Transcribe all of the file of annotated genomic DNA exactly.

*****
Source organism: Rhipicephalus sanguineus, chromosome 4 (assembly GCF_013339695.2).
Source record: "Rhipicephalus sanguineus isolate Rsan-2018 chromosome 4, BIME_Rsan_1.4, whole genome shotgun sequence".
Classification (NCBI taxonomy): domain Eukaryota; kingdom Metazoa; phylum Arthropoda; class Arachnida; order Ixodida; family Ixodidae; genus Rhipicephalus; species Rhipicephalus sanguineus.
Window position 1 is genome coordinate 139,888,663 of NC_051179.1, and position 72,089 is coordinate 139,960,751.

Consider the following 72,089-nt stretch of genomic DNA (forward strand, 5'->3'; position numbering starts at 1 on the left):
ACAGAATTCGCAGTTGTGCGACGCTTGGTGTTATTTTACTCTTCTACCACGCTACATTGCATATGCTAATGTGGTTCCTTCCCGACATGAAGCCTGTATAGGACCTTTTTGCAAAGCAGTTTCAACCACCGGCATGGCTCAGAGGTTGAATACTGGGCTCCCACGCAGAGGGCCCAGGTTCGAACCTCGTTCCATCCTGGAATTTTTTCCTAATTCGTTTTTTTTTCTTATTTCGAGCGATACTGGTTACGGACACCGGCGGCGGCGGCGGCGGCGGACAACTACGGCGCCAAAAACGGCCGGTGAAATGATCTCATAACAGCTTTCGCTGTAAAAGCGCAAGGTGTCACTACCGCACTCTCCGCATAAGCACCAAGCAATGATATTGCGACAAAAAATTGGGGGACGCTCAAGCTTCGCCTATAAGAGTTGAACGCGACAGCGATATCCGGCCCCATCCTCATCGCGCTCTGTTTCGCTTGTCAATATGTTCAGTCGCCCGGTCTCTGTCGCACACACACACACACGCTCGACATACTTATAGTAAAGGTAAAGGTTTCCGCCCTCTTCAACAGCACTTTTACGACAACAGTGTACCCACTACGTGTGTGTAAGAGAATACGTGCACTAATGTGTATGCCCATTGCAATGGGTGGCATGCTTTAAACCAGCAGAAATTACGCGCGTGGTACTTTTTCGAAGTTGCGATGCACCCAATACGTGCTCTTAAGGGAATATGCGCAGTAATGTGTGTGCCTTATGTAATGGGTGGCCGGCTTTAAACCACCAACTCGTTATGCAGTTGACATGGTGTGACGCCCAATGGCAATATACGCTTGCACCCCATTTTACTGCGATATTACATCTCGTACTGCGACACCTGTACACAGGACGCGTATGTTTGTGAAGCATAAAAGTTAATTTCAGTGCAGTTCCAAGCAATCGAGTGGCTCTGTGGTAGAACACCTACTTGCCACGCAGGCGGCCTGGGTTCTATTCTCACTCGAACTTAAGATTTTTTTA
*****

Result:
Source organism: Rhipicephalus sanguineus, chromosome 4 (assembly GCF_013339695.2).
Source record: "Rhipicephalus sanguineus isolate Rsan-2018 chromosome 4, BIME_Rsan_1.4, whole genome shotgun sequence".
Classification (NCBI taxonomy): domain Eukaryota; kingdom Metazoa; phylum Arthropoda; class Arachnida; order Ixodida; family Ixodidae; genus Rhipicephalus; species Rhipicephalus sanguineus.
Window position 1 is genome coordinate 139,888,663 of NC_051179.1, and position 72,089 is coordinate 139,960,751.

Consider the following 72,089-nt stretch of genomic DNA (forward strand, 5'->3'; position numbering starts at 1 on the left):
ACAGAATTCGCAGTTGTGCGACGCTTGGTGTTATTTTACTCTTCTACCACGCTACATTGCATATGCTAATGTGGTTCCTTCCCGACATGAAGCCTGTATAGGACCTTTTTGCAAAGCAGTTTCAACCACCGGCATGGCTCAGAGGTTGAATACTGGGCTCCCACGCAGAGGGCCCAGGTTCGAACCTCGTTCCATCCTGGAATTTTTTCCTAATTCGTTTTTTTTTCTTATTTCGAGCGATACTGGTTACGGACACCGGCGGCGGCGGCGGCGGCGGACAACTACGGCGCCAAAAACGGCCGGTGAAATGATCTCATAACAGCTTTCGCTGTAAAAGCGCAAGGTGTCACTACCGCACTCTCCGCATAAGCACCAAGCAATGATATTGCGACAAAAAATTGGGGGACGCTCAAGCTTCGCCTATAAGAGTTGAACGCGACAGCGATATCCGGCCCCATCCTCATCGCGCTCTGTTTCGCTTGTCAATATGTTCAGTCGCCCGGTCTCTGTCGCACACACACACACACGCTCGACATACTTATAGTAAAGGTAAAGGTTTCCGCCCTCTTCAACAGCACTTTTACGACAACAGTGTACCCACTACGTGTGTGTAAGAGAATACGTGCACTAATGTGTATGCCCATTGCAATGGGTGGCATGCTTTAAACCAGCAGAAATTACGCGCGTGGTACTTTTTCGAAGTTGCGATGCACCCAATACGTGCTCTTAAGGGAATATGCGCAGTAATGTGTGTGCCTTATGTAATGGGTGGCCGGCTTTAAACCACCAACTCGTTATGCAGTTGACATGGTGTGACGCCCAATGGCAATATACGCTTGCACCCCATTTTACTGCGATATTACATCTCGTACTGCGACACCTGTACACAGGACGCGTATGTTTGTGAAGCATAAAAGTTAATTTCAGTGCAGTTCCAAGCAATCGAGTGGCTCTGTGGTAGAACACCTACTTGCCACGCAGGCGGCCTGGGTTCTATTCTCACTCGAACTTAAGATTTTTTTA